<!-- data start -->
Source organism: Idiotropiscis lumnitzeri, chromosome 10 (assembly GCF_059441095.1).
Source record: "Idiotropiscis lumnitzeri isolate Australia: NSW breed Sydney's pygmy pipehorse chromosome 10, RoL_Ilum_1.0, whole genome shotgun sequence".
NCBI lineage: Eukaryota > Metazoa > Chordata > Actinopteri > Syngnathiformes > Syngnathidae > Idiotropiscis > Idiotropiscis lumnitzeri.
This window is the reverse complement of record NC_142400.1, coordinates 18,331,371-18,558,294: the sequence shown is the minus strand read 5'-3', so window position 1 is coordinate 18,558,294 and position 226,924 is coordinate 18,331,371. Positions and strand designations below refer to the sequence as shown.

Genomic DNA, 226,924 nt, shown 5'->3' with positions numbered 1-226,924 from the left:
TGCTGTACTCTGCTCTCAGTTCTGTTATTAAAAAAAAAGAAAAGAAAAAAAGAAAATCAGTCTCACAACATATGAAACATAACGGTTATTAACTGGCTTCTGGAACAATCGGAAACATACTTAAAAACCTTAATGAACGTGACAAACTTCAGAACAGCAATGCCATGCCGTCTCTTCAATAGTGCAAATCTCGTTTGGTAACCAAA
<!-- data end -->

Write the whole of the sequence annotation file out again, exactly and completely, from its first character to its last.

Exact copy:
Source organism: Idiotropiscis lumnitzeri, chromosome 10 (assembly GCF_059441095.1).
Source record: "Idiotropiscis lumnitzeri isolate Australia: NSW breed Sydney's pygmy pipehorse chromosome 10, RoL_Ilum_1.0, whole genome shotgun sequence".
NCBI lineage: Eukaryota > Metazoa > Chordata > Actinopteri > Syngnathiformes > Syngnathidae > Idiotropiscis > Idiotropiscis lumnitzeri.
This window is the reverse complement of record NC_142400.1, coordinates 18,331,371-18,558,294: the sequence shown is the minus strand read 5'-3', so window position 1 is coordinate 18,558,294 and position 226,924 is coordinate 18,331,371. Positions and strand designations below refer to the sequence as shown.

Genomic DNA, 226,924 nt, shown 5'->3' with positions numbered 1-226,924 from the left:
TGCTGTACTCTGCTCTCAGTTCTGTTATTAAAAAAAAAGAAAAGAAAAAAAGAAAATCAGTCTCACAACATATGAAACATAACGGTTATTAACTGGCTTCTGGAACAATCGGAAACATACTTAAAAACCTTAATGAACGTGACAAACTTCAGAACAGCAATGCCATGCCGTCTCTTCAATAGTGCAAATCTCGTTTGGTAACCAAA